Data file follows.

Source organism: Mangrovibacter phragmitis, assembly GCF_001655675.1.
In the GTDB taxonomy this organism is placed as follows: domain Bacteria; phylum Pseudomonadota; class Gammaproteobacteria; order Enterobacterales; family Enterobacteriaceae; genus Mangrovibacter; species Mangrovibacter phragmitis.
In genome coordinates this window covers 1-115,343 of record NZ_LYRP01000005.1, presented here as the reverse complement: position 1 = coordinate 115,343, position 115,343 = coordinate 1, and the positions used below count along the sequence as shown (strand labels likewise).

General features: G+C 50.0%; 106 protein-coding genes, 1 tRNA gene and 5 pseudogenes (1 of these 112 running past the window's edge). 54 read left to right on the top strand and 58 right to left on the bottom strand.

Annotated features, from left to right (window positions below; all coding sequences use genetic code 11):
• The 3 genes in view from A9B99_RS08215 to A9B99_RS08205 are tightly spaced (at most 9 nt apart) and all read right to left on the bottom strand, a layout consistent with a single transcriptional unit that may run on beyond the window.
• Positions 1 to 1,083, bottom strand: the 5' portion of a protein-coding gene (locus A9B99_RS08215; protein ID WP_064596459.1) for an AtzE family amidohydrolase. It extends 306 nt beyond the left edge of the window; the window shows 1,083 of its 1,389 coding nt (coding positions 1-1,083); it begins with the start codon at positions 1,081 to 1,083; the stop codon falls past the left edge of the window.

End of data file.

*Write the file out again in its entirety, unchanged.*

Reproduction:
Source organism: Mangrovibacter phragmitis, assembly GCF_001655675.1.
In the GTDB taxonomy this organism is placed as follows: domain Bacteria; phylum Pseudomonadota; class Gammaproteobacteria; order Enterobacterales; family Enterobacteriaceae; genus Mangrovibacter; species Mangrovibacter phragmitis.
In genome coordinates this window covers 1-115,343 of record NZ_LYRP01000005.1, presented here as the reverse complement: position 1 = coordinate 115,343, position 115,343 = coordinate 1, and the positions used below count along the sequence as shown (strand labels likewise).

General features: G+C 50.0%; 106 protein-coding genes, 1 tRNA gene and 5 pseudogenes (1 of these 112 running past the window's edge). 54 read left to right on the top strand and 58 right to left on the bottom strand.

Annotated features, from left to right (window positions below; all coding sequences use genetic code 11):
• The 3 genes in view from A9B99_RS08215 to A9B99_RS08205 are tightly spaced (at most 9 nt apart) and all read right to left on the bottom strand, a layout consistent with a single transcriptional unit that may run on beyond the window.
• Positions 1 to 1,083, bottom strand: the 5' portion of a protein-coding gene (locus A9B99_RS08215; protein ID WP_064596459.1) for an AtzE family amidohydrolase. It extends 306 nt beyond the left edge of the window; the window shows 1,083 of its 1,389 coding nt (coding positions 1-1,083); it begins with the start codon at positions 1,081 to 1,083; the stop codon falls past the left edge of the window.